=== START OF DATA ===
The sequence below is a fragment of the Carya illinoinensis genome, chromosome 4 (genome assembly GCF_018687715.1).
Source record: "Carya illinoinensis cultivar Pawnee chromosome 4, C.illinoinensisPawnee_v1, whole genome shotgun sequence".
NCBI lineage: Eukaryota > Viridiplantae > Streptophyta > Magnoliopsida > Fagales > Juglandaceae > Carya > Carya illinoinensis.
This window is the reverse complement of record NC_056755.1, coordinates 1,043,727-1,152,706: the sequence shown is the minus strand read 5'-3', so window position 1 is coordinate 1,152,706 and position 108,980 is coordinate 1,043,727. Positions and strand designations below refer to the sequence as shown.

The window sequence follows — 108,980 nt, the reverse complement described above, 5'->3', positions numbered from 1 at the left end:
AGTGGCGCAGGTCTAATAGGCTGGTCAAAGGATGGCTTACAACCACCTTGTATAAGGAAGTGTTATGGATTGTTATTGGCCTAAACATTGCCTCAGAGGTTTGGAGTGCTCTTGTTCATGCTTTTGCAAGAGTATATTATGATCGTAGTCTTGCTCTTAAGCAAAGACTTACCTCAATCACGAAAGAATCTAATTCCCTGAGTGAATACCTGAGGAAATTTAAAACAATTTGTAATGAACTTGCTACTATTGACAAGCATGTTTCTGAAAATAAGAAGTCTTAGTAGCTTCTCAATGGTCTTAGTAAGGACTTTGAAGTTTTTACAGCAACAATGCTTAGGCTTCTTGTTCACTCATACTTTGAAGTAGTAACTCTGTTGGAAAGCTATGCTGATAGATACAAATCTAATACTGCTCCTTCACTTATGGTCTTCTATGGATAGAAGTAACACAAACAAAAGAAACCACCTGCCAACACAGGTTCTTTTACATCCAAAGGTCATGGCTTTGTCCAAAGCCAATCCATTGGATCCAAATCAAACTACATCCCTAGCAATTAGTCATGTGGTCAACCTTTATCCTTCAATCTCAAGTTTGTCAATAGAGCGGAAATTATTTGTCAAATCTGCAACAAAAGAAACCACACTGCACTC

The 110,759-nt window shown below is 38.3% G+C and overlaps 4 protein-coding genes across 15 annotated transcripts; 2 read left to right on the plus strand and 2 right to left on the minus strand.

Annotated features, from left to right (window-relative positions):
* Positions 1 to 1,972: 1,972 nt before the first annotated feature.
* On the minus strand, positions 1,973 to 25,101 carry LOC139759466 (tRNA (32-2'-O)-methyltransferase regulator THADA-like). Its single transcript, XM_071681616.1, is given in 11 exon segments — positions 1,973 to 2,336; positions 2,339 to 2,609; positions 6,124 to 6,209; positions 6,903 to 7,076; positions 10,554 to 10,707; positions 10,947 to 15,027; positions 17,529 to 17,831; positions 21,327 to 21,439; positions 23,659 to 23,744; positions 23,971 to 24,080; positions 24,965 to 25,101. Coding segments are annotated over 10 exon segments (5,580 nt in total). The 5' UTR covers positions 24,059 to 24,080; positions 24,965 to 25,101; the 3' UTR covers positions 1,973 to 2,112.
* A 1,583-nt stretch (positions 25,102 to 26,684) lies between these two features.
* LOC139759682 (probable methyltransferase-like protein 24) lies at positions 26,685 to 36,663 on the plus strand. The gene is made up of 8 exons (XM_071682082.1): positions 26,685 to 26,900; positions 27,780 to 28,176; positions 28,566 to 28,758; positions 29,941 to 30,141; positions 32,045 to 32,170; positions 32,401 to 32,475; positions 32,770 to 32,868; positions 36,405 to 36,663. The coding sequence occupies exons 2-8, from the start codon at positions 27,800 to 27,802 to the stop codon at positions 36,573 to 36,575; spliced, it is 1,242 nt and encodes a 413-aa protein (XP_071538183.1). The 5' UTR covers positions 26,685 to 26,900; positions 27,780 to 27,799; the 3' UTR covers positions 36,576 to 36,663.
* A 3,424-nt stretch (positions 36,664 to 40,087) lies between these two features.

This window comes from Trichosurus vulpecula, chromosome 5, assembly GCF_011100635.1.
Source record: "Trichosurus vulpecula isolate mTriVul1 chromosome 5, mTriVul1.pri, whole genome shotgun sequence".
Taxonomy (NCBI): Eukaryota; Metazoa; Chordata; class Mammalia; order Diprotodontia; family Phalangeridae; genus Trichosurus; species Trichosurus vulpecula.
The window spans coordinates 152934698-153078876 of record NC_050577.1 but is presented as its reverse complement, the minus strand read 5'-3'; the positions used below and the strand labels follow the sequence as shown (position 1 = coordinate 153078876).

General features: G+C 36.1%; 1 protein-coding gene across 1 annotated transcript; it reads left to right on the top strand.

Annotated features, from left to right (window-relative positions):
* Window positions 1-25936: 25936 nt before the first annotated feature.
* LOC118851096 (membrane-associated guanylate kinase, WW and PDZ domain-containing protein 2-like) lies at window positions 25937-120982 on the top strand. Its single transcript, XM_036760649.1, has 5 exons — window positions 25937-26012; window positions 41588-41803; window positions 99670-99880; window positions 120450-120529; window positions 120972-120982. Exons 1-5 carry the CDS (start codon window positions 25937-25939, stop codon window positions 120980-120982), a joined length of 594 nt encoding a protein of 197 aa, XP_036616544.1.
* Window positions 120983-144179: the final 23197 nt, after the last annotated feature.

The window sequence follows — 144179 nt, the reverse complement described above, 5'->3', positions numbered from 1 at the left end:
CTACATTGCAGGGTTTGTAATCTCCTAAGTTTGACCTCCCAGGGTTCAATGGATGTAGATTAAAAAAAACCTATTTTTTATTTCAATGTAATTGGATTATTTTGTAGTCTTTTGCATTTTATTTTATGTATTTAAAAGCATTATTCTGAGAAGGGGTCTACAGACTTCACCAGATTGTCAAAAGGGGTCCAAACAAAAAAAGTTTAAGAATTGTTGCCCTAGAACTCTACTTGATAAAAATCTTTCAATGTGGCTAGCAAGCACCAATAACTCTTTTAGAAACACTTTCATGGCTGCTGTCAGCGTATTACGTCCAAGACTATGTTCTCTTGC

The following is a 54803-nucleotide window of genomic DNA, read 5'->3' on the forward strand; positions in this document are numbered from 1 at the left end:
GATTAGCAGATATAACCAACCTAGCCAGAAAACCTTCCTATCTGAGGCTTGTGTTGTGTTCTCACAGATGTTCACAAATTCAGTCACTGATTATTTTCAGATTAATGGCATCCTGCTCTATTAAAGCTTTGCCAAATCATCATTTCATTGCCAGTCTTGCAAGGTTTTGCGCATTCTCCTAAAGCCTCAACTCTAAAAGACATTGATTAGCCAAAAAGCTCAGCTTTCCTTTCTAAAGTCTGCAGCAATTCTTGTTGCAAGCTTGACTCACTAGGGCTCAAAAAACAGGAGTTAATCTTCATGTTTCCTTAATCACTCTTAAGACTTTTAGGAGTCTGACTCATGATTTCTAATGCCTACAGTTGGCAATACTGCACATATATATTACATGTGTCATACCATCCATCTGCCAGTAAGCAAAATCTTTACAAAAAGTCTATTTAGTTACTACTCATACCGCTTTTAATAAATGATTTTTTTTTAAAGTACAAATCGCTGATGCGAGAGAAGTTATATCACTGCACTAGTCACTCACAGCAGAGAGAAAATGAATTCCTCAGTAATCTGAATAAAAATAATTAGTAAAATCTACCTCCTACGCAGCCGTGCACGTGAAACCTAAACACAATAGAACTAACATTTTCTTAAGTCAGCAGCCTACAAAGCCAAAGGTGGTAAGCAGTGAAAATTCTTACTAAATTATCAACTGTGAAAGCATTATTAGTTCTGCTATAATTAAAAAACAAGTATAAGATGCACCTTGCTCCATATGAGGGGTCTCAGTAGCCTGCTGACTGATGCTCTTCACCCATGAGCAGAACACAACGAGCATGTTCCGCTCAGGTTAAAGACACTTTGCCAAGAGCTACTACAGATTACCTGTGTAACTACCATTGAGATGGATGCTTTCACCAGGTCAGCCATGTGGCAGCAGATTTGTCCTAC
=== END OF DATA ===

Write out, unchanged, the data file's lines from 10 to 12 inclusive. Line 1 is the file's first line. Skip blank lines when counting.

* On the minus strand, positions 1,973 to 25,101 carry LOC139759466 (tRNA (32-2'-O)-methyltransferase regulator THADA-like). Its single transcript, XM_071681616.1, is given in 11 exon segments — positions 1,973 to 2,336; positions 2,339 to 2,609; positions 6,124 to 6,209; positions 6,903 to 7,076; positions 10,554 to 10,707; positions 10,947 to 15,027; positions 17,529 to 17,831; positions 21,327 to 21,439; positions 23,659 to 23,744; positions 23,971 to 24,080; positions 24,965 to 25,101. Coding segments are annotated over 10 exon segments (5,580 nt in total). The 5' UTR covers positions 24,059 to 24,080; positions 24,965 to 25,101; the 3' UTR covers positions 1,973 to 2,112.
* A 1,583-nt stretch (positions 25,102 to 26,684) lies between these two features.
* LOC139759682 (probable methyltransferase-like protein 24) lies at positions 26,685 to 36,663 on the plus strand. The gene is made up of 8 exons (XM_071682082.1): positions 26,685 to 26,900; positions 27,780 to 28,176; positions 28,566 to 28,758; positions 29,941 to 30,141; positions 32,045 to 32,170; positions 32,401 to 32,475; positions 32,770 to 32,868; positions 36,405 to 36,663. The coding sequence occupies exons 2-8, from the start codon at positions 27,800 to 27,802 to the stop codon at positions 36,573 to 36,575; spliced, it is 1,242 nt and encodes a 413-aa protein (XP_071538183.1). The 5' UTR covers positions 26,685 to 26,900; positions 27,780 to 27,799; the 3' UTR covers positions 36,576 to 36,663.